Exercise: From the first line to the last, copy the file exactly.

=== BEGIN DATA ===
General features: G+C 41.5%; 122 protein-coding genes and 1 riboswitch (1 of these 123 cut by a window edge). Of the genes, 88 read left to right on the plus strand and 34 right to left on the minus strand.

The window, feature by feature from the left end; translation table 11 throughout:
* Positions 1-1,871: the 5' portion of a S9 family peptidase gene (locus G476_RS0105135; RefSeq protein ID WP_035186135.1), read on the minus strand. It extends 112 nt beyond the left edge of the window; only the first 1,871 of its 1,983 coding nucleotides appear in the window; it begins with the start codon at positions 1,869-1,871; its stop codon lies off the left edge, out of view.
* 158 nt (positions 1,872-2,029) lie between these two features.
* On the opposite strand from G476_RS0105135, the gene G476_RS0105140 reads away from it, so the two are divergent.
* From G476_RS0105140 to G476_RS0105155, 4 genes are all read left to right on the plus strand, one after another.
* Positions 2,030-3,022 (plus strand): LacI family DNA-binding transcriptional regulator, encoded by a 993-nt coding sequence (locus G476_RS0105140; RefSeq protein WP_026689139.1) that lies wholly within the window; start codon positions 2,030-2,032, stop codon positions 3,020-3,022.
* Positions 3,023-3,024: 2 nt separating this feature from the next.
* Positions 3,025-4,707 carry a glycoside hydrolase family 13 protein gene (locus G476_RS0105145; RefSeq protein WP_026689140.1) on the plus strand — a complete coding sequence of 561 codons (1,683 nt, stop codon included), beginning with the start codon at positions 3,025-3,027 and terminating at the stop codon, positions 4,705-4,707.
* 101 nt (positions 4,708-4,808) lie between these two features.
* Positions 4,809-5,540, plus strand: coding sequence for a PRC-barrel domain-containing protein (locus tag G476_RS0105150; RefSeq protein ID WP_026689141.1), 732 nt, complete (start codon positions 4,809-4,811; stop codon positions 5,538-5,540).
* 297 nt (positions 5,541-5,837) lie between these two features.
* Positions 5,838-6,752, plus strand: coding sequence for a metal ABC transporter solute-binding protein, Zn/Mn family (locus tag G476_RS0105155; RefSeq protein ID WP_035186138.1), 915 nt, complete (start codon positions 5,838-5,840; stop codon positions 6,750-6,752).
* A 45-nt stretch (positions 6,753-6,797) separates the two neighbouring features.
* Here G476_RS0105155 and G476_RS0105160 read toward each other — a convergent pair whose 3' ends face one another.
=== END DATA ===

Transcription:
General features: G+C 41.5%; 122 protein-coding genes and 1 riboswitch (1 of these 123 cut by a window edge). Of the genes, 88 read left to right on the plus strand and 34 right to left on the minus strand.

The window, feature by feature from the left end; translation table 11 throughout:
* Positions 1-1,871: the 5' portion of a S9 family peptidase gene (locus G476_RS0105135; RefSeq protein ID WP_035186135.1), read on the minus strand. It extends 112 nt beyond the left edge of the window; only the first 1,871 of its 1,983 coding nucleotides appear in the window; it begins with the start codon at positions 1,869-1,871; its stop codon lies off the left edge, out of view.
* 158 nt (positions 1,872-2,029) lie between these two features.
* On the opposite strand from G476_RS0105135, the gene G476_RS0105140 reads away from it, so the two are divergent.
* From G476_RS0105140 to G476_RS0105155, 4 genes are all read left to right on the plus strand, one after another.
* Positions 2,030-3,022 (plus strand): LacI family DNA-binding transcriptional regulator, encoded by a 993-nt coding sequence (locus G476_RS0105140; RefSeq protein WP_026689139.1) that lies wholly within the window; start codon positions 2,030-2,032, stop codon positions 3,020-3,022.
* Positions 3,023-3,024: 2 nt separating this feature from the next.
* Positions 3,025-4,707 carry a glycoside hydrolase family 13 protein gene (locus G476_RS0105145; RefSeq protein WP_026689140.1) on the plus strand — a complete coding sequence of 561 codons (1,683 nt, stop codon included), beginning with the start codon at positions 3,025-3,027 and terminating at the stop codon, positions 4,705-4,707.
* 101 nt (positions 4,708-4,808) lie between these two features.
* Positions 4,809-5,540, plus strand: coding sequence for a PRC-barrel domain-containing protein (locus tag G476_RS0105150; RefSeq protein ID WP_026689141.1), 732 nt, complete (start codon positions 4,809-4,811; stop codon positions 5,538-5,540).
* 297 nt (positions 5,541-5,837) lie between these two features.
* Positions 5,838-6,752, plus strand: coding sequence for a metal ABC transporter solute-binding protein, Zn/Mn family (locus tag G476_RS0105155; RefSeq protein ID WP_035186138.1), 915 nt, complete (start codon positions 5,838-5,840; stop codon positions 6,750-6,752).
* A 45-nt stretch (positions 6,753-6,797) separates the two neighbouring features.
* Here G476_RS0105155 and G476_RS0105160 read toward each other — a convergent pair whose 3' ends face one another.